Bank Of America Gives You A Sales Pitch When You Call To Ask Them To Stop Giving You Sales Pitches

Jasper got a notice in the mail about marketing from Bank of America, so he called them up to opt-out. After agreeing to stop spamming him, the Bank of America CSR launched into a sales pitch for their “credit protection” services…

Jasper says:

I got a “Federally required affiliate marketing notice” from my Bank of America credit card. So I call the numbers and relatively quickly I get to talk to someone and I tell them to “limit my marketing offers” as much as possible.

Ok, blahblah, done deal. Wohoo, from Oct 2008 on, no more SPAM from BOA.

“Is there anything else I can do for you sir?”


And then she asks….

“Are you aware of our credit protection plans….” at which point I interrupt her and tell her “Ehm… I just asked you to limit the marketing offers…..”

She goes “Ok sir, you’re right. Have a nice day”

I feel so bad for these scripted readers. There is no logic in what they have to read….

We feel bad for them too. When they launch into their painful marketing messages at the end of a call we like to pretend there was some sort of emergency and quickly end the conversation.

“Oh, my god, I’m so sorry, my pop tarts are stuck in the toaster. Have a nice day!” Click.

Anyhow, if you’d like Bank of America to stop marketing to you, Dear Reader, you can go to or call them at 1.888.341.5000. You can opt out of phone, email, and direct mail marketing as well as information sharing.

(Photo: epicharmus )


Edit Your Comment

  1. humphrmi says:

    Infuriating that banks (not just BofA) think that every contact with customers is a sales pitch opportunity. Gratifying that the CSR in this case at least realized the stupidity of it and stopped when asked.

  2. bonzombiekitty says:

    Most likely the CSRs are required to ask for every call. Just like some cashiers are required to offer you magazine subscriptions, credit cards, etc.

    Just suck it up and say “no”. It’s a whole ten seconds out of your life.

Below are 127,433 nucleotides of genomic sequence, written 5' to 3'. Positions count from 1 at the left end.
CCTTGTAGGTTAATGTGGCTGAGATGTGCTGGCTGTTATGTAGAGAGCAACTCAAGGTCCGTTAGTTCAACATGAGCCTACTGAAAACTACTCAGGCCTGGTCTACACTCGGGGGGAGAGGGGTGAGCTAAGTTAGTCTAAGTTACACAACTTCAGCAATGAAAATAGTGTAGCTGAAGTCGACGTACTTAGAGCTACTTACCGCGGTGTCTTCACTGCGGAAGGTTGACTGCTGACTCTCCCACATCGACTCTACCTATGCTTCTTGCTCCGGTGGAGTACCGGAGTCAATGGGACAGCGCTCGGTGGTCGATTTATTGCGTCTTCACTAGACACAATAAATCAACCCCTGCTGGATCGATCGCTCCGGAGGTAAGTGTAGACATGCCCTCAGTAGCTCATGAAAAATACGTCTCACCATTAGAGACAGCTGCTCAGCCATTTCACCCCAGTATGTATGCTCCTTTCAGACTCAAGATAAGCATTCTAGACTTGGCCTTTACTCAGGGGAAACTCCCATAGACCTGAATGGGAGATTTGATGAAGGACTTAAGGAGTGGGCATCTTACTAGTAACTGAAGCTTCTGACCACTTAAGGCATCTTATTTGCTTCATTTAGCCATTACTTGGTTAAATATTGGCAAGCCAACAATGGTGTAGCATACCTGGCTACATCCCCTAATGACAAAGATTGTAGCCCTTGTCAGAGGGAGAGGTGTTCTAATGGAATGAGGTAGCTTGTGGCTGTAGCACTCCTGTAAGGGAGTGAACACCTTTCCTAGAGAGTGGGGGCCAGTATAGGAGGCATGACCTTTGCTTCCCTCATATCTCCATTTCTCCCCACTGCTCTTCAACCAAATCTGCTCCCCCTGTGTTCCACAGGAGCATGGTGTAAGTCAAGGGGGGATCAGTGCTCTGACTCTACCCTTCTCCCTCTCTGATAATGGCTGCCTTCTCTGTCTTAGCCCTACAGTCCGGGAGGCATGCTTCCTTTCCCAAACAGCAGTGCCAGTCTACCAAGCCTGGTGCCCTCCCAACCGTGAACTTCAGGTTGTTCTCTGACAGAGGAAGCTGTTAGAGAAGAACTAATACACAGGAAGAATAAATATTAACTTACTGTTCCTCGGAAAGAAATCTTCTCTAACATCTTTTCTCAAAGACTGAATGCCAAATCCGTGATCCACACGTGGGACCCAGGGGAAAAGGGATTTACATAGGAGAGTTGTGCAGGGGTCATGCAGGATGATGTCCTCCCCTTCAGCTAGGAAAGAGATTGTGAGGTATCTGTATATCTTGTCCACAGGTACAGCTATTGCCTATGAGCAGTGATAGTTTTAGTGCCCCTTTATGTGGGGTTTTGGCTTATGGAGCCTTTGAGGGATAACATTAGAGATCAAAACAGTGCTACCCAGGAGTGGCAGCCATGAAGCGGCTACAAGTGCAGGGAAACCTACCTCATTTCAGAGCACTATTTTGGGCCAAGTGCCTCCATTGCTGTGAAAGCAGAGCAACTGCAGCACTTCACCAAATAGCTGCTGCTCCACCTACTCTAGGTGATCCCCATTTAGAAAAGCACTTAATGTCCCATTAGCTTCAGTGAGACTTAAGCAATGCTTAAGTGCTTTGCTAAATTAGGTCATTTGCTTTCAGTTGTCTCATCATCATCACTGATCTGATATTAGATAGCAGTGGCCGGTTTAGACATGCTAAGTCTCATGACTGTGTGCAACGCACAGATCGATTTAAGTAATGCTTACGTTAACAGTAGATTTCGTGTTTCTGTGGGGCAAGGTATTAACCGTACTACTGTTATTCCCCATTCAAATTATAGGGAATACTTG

3. battra92 says:

    That’s probably why I prefer to do business with a local bank. No massive call centers or scripts. I just go into the one location they have and talk to someone who knows what they are doing.

    I never understood why people hate banking so much until I saw how other people actually bank. Now that my check is direct deposited into my account I don’t get to go in and see the nice tellers anymore and I kind of miss that.

    So, I’m old fashioned and sentimental.

  4. Antediluvian says:

    I had a similar call to my prescription insurance people — Medco. They had insisted on calling regularly to tell me I could save money by getting my scripts filled mail-order, and I wanted them to stop calling me.

    The _MORON_ CSR I spoke w/ INSISTED on pitching the same damn service before, during, and after the Do Not Call request. I could NOT get her to stop and understand that she needed to shut the hell up (I used different language).
    Her: “But I just want to tell you how you could save money”
    Me: “Lady, I just asked you to stop pitching me your products by phone”
    Her: “It’s not a pitch, I’m just telling you about our service”
    Me: “That’s what a sales pitch is!”
    Her: “But you don’t have to buy anything, just fill your scripts mail order”
    Me: “That’s a sales pitch! You’re trying to sell me something”
    Her: “No, you buy it from the mail order people”
    Me: (visions of her dying a horrible death)

    I finally had to get a supervisor on the line to get this resolved.

    Moral of the story: Medco’s CSR people are incompetent idiots.

  5. scoosdad says:

    Anyhow, if you’d like Bank of America to stop marketing to you, Dear Reader, you can go to []